A year ago today I wrote a blog post “What Makes You Happy.” You can read it HERE. You’ll notice a link to one of our favorite bloggers, LA.
In last year’s post, I included a list of things that made me happy. I thought I’d take a look and see if I can add to it this year. This is what I wrote last year.
This morning I was writing my daily morning pages and I wrote a long list of things that make me happy. I woke up feeling a little down, so my brilliant idea was to focus on what brings me joy and incorporate the things on my list in my daily life — or at least weekly. I had quite a list.
A few of the items were:
A trip to the ocean
A good night’s sleep
Working on a project I’m proud of
Spending time with family and friends
Swimming in the nearby lake
Swimming laps at the city pool
Reading a good book
Catching up with friends via the phone
What can I add to the list? Here’s What Makes Me Happy 2.0:
Visits from my kids
Inviting friends over for dinner
The Desert Botanical Garden
Musical Instrument Museum
Going to Costco with my husband and stocking up
Watching baby quail
Sunsets and sunrises
Reading blogs from my blogging community
Watching Olive the cat play
What makes you happy?
Do you find time to incorporate these treats into your weekly lives?
Memorial Weekend I heard the phrase “Be worthy” repeated several times. It was in response to those who have sacrificed for our freedom. That hit a note with me. Am I worthy?
When my son was in eighth grade, his class traveled to Washington D.C. I was lucky to get one of the chaperone spots. I had never been to D.C. and felt so much emotion visiting the War Memorials and the Arlington Cemetery. If you’ve been there, you’ll understand. If you haven’t been there, you should plan a trip.
I wondered. Am I worthy? I try to be a kind person. I help my neighbors and volunteer in the community. I have for decades. I try to be a parent and wife who is supportive and understanding. I have my shortcomings. But have I done anything worthy of someone sacrificing their life for my freedom?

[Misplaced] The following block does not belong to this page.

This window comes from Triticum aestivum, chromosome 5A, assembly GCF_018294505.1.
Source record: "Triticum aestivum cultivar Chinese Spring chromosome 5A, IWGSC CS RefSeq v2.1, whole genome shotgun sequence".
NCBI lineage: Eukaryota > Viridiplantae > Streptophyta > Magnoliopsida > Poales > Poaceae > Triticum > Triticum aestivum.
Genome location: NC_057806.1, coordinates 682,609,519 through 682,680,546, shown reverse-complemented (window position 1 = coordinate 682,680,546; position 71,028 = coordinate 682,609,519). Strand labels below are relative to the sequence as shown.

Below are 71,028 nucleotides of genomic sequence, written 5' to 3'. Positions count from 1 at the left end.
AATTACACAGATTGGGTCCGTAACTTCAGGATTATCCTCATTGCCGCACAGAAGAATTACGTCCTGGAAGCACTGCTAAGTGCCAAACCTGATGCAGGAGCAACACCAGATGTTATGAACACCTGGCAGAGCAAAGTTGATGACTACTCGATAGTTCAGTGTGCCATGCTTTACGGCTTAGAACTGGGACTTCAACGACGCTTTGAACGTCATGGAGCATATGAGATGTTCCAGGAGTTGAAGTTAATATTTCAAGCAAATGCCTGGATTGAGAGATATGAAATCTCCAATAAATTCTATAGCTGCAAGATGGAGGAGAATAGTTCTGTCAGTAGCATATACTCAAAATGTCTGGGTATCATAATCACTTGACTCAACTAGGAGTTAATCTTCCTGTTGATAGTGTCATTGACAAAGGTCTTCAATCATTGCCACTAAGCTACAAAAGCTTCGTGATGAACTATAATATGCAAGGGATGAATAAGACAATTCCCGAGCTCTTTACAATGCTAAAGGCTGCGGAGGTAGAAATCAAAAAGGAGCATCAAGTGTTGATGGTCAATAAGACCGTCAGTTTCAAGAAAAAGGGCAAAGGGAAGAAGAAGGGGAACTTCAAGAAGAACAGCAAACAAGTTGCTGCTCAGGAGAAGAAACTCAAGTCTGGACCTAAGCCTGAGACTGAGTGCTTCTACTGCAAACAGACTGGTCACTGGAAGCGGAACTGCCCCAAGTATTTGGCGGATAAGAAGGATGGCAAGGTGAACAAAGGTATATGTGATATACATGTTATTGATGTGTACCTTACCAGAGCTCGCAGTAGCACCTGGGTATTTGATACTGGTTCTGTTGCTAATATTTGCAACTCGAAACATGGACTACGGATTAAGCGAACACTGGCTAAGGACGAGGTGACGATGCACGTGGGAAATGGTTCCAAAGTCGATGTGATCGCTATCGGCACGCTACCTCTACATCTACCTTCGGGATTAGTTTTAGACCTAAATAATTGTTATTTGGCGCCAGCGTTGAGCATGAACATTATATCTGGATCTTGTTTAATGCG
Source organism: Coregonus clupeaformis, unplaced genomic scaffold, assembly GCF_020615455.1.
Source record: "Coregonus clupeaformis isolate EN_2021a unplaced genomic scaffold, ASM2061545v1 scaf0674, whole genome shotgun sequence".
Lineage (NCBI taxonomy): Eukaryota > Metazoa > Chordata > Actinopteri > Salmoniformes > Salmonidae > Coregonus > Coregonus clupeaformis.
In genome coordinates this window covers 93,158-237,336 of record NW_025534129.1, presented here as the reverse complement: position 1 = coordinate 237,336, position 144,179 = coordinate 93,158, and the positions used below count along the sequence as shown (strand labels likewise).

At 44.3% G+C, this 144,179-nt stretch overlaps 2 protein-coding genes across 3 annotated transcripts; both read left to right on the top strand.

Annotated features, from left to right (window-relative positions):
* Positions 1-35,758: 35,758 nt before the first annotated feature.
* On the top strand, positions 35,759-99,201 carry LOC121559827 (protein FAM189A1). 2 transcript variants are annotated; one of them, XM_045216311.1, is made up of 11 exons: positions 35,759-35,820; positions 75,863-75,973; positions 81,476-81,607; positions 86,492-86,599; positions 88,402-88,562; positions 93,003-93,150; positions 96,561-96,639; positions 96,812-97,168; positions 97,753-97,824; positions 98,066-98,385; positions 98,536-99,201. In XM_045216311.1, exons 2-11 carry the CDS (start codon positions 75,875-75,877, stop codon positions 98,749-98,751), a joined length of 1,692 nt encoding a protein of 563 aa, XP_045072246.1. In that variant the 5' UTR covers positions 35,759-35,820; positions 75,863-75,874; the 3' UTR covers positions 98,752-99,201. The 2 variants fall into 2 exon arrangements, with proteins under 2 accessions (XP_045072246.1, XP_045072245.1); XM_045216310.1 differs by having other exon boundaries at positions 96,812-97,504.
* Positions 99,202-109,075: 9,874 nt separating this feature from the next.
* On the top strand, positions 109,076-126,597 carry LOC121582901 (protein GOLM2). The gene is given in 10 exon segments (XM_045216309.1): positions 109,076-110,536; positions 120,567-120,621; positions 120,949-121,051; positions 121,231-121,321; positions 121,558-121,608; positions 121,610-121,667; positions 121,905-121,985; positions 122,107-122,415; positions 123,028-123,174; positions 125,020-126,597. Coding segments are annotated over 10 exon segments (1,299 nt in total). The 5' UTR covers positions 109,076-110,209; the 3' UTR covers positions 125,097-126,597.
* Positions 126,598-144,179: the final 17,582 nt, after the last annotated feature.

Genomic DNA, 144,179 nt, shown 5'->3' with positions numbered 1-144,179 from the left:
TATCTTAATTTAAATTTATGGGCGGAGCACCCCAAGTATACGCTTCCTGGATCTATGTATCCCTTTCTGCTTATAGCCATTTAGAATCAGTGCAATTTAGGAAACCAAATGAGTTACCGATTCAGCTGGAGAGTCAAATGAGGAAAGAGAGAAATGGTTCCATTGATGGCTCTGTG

What do you think the phrase “Be worthy” means? How do you try to be worthy?
I have two mindfulness apps on my phone. They are supposed to help me with anxiety and stress. One is called Mindfulness, the other Headspace. I’m not very good about using them. I’ll go through a phase where at the end of the day, I’ll sit down and turn on the app for a five minute mindfulness session. Then the next week, I forget about them.
I saw a headline in the Washington Post that caught my eye:
An unintended consequence of mindfulness
Sometimes it pays to contemplate other people’s feelings — not merely your own by Andrew C. Hafenbrack
Here’s an excerpt:
You’ve had a stressful day at work, so, like millions of other people, you open up Calm or Headspace on your smartphone and do some mindful meditation — concentrating on your bodily sensations, “observing” your thoughts in the moment. Research has shown that this is likely to have benefits: Mindful meditation reduces anxiety, depression and stress; more pragmatically, it can also improve sleep, decision-making, focus and self-control. This helps to explain why so many companies have jumped on the mindfulness bandwagon, incorporating it in corporate wellness programs (and why Calm was valued at $2 billion in 2020). But what if, in the course of your stressful day, you acted like a jerk toward a colleague at a meeting? Could all of that inward focus cause you to downplay the harm you caused that person, letting it float away like a leaf on a stream?